Make us your home page
Instagram

Today’s top headlines delivered to you daily.

(View our Privacy Policy)

A proper pub, not a sports bar, for the World Cup

The owner of Four Green Fields likes sports, but to him pubs are about talk, laughter, music and drink. So you won’t find any televisions here — usually.

LUIS SANTANA | Times (2010) 

The owner of Four Green Fields likes sports, but to him pubs are about talk, laughter, music and drink. So you won’t find any televisions here — usually.

Four Green Fields, Colin Breen's Irish pub at the edge of downtown Tampa, is as authentic as any you might wander into for a pint in County Clare.

Thatched roof atop, warm pubby feel inside, corned beef and cabbage on the menu, traditional music onstage. Notable sports jerseys from different parts of Ireland hang from the rafters, and there's even a soccer ball from the '94 World Cup when Ireland was in it. (More on the Cup in a minute.)

Breen is persnickety even about the proper temperature of the fat brown Guinnesses they pour for the downtown lawyers and college hipsters who fill the well-worn stools. The city's very-Irish mayor has been known to tip a glass here.

In short, this is not the place into which a neophyte might wander on St. Paddy's Day for a foamy Bud Light dyed kelly green. Or for a bevy of flat-screens blaring the day's big football, basketball or baseball games. Or for a single TV off in a quiet corner even, just to check a score.

Breen Does. Not. Do. TV. Here. He likes sports as much as the next guy, he says, but to him this is counter to what pubs are supposed to be about: talk, laughter, music and drink.

Which brings us to the World Cup, the international men's soccer championship playing out to millions of fans around the world from Brazil. This is the once-every-four-years showcase of the world's most popular sport — and yes, it is so, no matter how hard an avowed Bucs fan might argue the point.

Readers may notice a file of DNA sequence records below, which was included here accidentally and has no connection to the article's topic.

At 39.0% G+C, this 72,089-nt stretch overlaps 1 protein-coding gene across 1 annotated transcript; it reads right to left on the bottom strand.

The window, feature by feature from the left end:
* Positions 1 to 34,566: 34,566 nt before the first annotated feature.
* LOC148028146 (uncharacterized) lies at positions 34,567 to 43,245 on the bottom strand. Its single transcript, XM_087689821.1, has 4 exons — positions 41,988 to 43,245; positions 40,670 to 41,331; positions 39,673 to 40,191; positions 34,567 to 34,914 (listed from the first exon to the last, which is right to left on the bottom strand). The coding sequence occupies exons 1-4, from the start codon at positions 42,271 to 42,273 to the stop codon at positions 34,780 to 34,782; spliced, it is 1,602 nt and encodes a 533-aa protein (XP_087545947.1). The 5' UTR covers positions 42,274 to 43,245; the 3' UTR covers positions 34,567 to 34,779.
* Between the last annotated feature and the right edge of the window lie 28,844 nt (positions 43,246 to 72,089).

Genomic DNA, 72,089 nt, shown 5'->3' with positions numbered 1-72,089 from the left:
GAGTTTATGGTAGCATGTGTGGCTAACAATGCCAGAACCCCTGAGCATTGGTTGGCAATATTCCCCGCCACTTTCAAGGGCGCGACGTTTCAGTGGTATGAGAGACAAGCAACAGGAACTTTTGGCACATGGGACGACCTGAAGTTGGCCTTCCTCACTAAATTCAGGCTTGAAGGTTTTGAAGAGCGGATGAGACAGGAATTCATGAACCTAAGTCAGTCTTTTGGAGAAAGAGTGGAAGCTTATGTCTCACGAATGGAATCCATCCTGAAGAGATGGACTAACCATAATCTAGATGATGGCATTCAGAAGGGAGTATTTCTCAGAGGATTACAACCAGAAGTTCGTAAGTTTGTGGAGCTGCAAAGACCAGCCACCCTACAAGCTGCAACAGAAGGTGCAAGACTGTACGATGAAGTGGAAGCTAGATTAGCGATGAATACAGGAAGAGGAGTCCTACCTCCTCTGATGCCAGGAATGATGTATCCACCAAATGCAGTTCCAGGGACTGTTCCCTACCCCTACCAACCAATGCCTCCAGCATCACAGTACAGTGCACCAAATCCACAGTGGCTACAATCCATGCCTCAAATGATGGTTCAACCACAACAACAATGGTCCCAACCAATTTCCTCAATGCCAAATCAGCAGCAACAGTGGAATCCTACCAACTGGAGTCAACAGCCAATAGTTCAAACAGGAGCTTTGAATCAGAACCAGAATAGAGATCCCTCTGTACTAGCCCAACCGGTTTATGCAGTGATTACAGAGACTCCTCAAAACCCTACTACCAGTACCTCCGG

How fun it is when soccer invades this way. The unfamiliar get a look at what all the fuss is about. The already-diehards — people from other countries to whom this is the only real football, people who have grown up on soccer, fans who love the grace of it, locals with deep Rowdie roots — today, at least, their sport is front and center here.

And on this, even a man with pub-related principles relents.

There is something of the spirit of a pub in the Cup, after all. So during these weeks when balls are kicked across pitches as the world watches, a single big screen fills the Fields' stage normally crowded with musicians. From speakers pours the roar of crowds and whistles of refs. Even during a workday lunchtime match this week, young men stood at the bar European fashion, hoisting pints and watching the Netherlands win. A bald baby sat on his nanny's lap, waving a small soccer ball. (Chile fan — he must have been disappointed.)

Naturally, the two United States games thus far have been standing-room-only. You want excitement, NFL fans? How about that first match in which we scored 32 seconds into the game against Ghana and everyone went wild? Or that heartbreaker where Portugal tied it up in the last seconds? How can a kicked extra point begin to compare?

"It is pretty exciting," Breen says of it all.